If you’re pondering the stars in Norfolk’s big skies, guess what - there’s even an app for that these days
Blast me, Canis Major's bright tonight. And there's Orion right next to it – marching over the horizon like Grant Holt running into the penalty box.
I used to know the names of one or two of them, the usual cub scout stuff. But all the other countless pin pricks of light that fill the big skies over Norfolk were, well, just stars until a few days back.
Technology changed all that, in the form of an app that tells you their names. Some aren't even stars at all, you know – they're planets, according to my mobile phone (scroll down for distance from Earth), constellations or even galaxies.
Taurus lurks amid the early night skies. That's just to the left of AlphaK-Wotsit19, by the way, if you haven't downloaded the app.
And if you haven't guessed by now, I've become a confirmed stargazer thanks to some amazing bit of technology that probably needed a brain the size of Saturn to write.
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Many folk of what I'll call a certain age may long for the pre-internet era and bemoan the 21st century and its geekish zeitgeist.
But dip your toe into the brave new world and something else clicks from time to time. You find out more not just about other worlds or even the world around you– but about yourself, or even all of ourselves.
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Our distant ancestors probably marvelled at the stars when the first men and women pitched up somewhere near Cromer.
They looked up when they'd finished munching on their mammoth and saw the same array of constellations that enchant app fiends today.
We're like the proverbial lovers torn apart, them and us – separated by a few millennia, who wish for togetherness on the same moon.
Picture that, the next time you look up to the heavens at night, with yoiur mobile in your hand.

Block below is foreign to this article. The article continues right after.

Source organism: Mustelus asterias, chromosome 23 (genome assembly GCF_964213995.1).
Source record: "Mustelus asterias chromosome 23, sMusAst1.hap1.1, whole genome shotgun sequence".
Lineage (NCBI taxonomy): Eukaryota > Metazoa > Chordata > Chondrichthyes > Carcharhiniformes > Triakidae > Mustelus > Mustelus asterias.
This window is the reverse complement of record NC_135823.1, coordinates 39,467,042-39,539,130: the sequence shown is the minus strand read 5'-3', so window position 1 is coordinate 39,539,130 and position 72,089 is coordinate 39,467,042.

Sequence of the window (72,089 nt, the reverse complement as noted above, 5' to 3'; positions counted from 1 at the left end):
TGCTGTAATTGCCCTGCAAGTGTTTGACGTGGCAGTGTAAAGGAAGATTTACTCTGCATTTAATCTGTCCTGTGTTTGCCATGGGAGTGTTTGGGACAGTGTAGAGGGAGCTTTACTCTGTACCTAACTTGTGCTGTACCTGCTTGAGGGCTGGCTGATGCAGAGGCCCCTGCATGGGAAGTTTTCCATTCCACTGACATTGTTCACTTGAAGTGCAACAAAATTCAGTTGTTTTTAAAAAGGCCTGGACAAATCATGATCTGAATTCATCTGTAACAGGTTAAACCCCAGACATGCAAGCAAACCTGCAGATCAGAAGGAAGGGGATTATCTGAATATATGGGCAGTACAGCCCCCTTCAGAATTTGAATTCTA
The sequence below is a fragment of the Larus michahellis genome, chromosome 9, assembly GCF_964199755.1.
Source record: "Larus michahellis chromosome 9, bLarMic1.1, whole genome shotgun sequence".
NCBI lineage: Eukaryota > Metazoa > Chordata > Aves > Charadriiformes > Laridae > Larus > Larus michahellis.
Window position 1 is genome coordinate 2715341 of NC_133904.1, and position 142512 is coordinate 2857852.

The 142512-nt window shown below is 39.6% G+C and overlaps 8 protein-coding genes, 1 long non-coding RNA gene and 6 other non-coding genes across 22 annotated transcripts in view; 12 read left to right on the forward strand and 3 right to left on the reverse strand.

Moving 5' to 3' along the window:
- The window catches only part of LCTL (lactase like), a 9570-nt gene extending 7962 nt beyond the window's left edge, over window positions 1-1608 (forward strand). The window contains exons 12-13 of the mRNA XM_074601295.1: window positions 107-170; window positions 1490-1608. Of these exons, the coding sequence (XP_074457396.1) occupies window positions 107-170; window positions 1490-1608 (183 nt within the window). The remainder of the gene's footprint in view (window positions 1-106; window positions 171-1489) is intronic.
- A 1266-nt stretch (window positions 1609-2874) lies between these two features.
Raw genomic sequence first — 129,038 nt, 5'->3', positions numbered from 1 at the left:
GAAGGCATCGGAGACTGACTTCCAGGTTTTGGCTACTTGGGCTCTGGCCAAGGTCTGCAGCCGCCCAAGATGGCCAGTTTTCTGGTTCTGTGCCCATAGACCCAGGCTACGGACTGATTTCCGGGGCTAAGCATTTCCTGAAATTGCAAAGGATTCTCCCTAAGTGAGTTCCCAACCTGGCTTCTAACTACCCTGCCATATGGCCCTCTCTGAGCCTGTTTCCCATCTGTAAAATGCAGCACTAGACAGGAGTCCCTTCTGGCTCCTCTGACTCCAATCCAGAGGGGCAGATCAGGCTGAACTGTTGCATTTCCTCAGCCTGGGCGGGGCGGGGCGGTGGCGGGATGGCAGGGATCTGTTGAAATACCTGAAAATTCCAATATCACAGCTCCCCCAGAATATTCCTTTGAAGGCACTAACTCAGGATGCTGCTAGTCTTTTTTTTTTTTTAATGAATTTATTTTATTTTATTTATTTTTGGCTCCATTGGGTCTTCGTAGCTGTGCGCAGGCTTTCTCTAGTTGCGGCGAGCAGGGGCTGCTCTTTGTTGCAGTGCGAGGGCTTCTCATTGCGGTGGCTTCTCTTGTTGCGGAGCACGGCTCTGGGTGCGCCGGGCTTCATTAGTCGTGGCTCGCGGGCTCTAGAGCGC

For all the years between us and all we've learned in them, we still share their thirst for knowledge of other worlds.
They might even have given the stars names too, for all we know. Their vocabulary wasn't up to much, mind you. So like most things, they were probably called Ug.
But even so, their celestial twinklings herald changes in the onward march of the seasons and the cycles of birth and death that marked life's landmarks in ancient times.
Fast forward a few thousand years and the monks of King's Lynn built a tower to get a closer look that still stands today.
By the time Nicholas of Lynn rocked up, in the 14th century, the stars were proving useful when it came to navigation.
Some even reckon he might even have discovered America before Columbus. If that's true, a Norfolk man found a new world centuries before George Vancouver set sail, found Canada and got half of it named after him.
The stars were the key to a new age of exploration long before GPS and SatNavs - let alone Hawkwind albums and Star Trek. To boldly go where no man has gone before, turn left at the asteroid and you have reached your destination. You have arrived at strange new world.
I wonder what they'd make of me, standing in the back garden, tapping my screen to ponder the wonders that peep down on a clear night.